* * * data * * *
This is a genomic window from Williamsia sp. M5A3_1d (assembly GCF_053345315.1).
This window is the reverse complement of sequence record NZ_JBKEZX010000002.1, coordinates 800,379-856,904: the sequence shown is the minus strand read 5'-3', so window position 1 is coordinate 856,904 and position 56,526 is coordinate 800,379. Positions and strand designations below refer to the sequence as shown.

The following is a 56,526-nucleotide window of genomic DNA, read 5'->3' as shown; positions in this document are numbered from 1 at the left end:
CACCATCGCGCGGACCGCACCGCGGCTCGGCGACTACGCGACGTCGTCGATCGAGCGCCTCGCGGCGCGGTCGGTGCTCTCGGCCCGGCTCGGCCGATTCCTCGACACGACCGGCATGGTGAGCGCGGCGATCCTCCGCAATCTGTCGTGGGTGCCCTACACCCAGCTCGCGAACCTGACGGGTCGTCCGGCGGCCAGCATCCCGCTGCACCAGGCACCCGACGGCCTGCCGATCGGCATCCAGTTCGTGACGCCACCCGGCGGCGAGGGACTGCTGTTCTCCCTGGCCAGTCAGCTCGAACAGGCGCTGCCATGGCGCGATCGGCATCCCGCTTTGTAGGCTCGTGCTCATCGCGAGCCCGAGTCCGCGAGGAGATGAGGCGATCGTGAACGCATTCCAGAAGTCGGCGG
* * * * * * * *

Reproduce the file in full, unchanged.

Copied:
This is a genomic window from Williamsia sp. M5A3_1d (assembly GCF_053345315.1).
This window is the reverse complement of sequence record NZ_JBKEZX010000002.1, coordinates 800,379-856,904: the sequence shown is the minus strand read 5'-3', so window position 1 is coordinate 856,904 and position 56,526 is coordinate 800,379. Positions and strand designations below refer to the sequence as shown.

The following is a 56,526-nucleotide window of genomic DNA, read 5'->3' as shown; positions in this document are numbered from 1 at the left end:
CACCATCGCGCGGACCGCACCGCGGCTCGGCGACTACGCGACGTCGTCGATCGAGCGCCTCGCGGCGCGGTCGGTGCTCTCGGCCCGGCTCGGCCGATTCCTCGACACGACCGGCATGGTGAGCGCGGCGATCCTCCGCAATCTGTCGTGGGTGCCCTACACCCAGCTCGCGAACCTGACGGGTCGTCCGGCGGCCAGCATCCCGCTGCACCAGGCACCCGACGGCCTGCCGATCGGCATCCAGTTCGTGACGCCACCCGGCGGCGAGGGACTGCTGTTCTCCCTGGCCAGTCAGCTCGAACAGGCGCTGCCATGGCGCGATCGGCATCCCGCTTTGTAGGCTCGTGCTCATCGCGAGCCCGAGTCCGCGAGGAGATGAGGCGATCGTGAACGCATTCCAGAAGTCGGCGG